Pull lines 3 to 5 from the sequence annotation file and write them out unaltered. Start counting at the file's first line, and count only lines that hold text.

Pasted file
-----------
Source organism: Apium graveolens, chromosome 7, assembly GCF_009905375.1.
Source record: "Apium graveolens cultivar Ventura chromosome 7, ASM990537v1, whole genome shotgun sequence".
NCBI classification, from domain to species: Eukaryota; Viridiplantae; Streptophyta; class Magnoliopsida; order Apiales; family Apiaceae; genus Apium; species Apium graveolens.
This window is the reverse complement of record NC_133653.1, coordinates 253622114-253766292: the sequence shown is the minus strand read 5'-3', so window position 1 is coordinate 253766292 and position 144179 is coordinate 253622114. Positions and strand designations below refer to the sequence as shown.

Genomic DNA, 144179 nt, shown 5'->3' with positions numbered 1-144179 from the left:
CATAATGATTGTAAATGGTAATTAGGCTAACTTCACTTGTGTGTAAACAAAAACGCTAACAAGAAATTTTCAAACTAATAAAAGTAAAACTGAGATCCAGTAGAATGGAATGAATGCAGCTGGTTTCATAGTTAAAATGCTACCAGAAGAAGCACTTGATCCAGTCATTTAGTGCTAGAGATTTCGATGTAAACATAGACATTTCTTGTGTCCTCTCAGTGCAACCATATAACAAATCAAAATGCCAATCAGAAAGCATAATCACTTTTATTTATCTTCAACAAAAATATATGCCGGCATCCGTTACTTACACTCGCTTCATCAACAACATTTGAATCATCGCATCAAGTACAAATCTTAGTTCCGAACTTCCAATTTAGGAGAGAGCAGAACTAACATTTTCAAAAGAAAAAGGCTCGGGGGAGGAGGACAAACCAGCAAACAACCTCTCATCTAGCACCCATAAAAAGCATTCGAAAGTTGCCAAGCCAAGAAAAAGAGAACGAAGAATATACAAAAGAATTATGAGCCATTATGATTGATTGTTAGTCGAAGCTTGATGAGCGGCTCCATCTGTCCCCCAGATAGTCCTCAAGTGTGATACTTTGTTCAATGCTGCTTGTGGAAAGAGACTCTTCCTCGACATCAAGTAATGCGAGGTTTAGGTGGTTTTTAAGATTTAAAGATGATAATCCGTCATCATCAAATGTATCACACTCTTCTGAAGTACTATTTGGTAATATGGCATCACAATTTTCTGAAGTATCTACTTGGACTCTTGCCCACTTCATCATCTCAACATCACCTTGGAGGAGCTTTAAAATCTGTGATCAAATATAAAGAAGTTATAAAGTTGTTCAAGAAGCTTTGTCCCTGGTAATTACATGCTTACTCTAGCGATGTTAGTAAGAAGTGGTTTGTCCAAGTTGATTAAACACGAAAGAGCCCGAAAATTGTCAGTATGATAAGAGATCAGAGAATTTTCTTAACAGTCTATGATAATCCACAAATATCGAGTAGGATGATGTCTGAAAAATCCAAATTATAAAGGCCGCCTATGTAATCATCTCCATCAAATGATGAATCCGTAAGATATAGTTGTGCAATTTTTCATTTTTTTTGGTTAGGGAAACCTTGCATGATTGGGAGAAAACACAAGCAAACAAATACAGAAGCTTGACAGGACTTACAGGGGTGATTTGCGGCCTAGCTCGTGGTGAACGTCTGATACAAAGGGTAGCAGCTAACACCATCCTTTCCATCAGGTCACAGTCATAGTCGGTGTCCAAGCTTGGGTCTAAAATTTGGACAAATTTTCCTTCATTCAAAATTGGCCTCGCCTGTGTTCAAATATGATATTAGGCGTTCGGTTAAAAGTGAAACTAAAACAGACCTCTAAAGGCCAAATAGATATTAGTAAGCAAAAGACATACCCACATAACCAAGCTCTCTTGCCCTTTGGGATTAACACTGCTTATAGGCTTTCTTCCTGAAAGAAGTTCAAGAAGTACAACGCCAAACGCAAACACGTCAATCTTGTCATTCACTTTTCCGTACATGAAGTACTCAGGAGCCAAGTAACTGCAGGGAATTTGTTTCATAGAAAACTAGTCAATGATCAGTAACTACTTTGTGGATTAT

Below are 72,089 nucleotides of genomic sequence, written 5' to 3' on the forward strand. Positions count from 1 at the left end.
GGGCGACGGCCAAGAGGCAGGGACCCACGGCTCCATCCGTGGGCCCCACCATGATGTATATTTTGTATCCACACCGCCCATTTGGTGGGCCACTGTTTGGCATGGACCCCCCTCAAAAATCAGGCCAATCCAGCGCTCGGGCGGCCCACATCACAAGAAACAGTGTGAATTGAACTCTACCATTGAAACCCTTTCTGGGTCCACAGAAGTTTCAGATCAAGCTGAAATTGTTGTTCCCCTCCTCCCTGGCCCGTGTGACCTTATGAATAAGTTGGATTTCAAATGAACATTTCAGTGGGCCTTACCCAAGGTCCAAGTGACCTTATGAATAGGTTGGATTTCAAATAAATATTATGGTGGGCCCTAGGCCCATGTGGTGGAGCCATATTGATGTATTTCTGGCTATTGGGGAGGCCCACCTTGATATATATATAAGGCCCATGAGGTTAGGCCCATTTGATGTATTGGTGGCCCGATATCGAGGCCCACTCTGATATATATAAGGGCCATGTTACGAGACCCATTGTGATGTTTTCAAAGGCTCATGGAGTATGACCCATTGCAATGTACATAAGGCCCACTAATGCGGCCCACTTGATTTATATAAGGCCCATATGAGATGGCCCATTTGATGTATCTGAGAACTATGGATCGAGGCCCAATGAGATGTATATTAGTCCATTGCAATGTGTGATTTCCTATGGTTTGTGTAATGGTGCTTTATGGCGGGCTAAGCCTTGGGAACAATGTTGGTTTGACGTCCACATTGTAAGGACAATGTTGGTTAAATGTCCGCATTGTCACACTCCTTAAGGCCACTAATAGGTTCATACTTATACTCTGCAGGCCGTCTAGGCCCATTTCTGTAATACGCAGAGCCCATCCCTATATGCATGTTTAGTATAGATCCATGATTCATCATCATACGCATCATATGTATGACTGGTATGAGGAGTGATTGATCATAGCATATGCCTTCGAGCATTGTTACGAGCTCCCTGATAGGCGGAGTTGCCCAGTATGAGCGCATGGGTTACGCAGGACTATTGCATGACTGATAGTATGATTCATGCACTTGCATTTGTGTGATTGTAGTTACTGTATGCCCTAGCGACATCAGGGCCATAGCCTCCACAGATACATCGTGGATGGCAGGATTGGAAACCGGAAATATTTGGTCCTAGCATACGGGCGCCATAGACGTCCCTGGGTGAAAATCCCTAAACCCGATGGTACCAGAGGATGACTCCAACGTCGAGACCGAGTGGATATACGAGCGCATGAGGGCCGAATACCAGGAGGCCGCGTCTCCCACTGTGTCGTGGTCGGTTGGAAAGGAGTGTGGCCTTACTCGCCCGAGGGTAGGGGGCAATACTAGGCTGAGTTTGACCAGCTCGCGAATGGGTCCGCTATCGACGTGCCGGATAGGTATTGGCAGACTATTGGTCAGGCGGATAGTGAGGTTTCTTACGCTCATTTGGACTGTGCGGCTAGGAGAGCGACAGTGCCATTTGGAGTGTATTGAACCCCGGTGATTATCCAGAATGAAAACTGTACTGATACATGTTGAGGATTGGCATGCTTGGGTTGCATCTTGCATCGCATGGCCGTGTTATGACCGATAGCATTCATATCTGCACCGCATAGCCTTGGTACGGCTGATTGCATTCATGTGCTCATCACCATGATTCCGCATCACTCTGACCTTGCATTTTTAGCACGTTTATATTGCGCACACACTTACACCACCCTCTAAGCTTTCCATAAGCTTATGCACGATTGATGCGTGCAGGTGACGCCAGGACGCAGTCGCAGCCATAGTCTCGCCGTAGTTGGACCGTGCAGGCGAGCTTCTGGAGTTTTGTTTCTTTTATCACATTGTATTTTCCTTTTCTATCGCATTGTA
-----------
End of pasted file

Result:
NCBI classification, from domain to species: Eukaryota; Viridiplantae; Streptophyta; class Magnoliopsida; order Apiales; family Apiaceae; genus Apium; species Apium graveolens.
This window is the reverse complement of record NC_133653.1, coordinates 253622114-253766292: the sequence shown is the minus strand read 5'-3', so window position 1 is coordinate 253766292 and position 144179 is coordinate 253622114. Positions and strand designations below refer to the sequence as shown.

Genomic DNA, 144179 nt, shown 5'->3' with positions numbered 1-144179 from the left: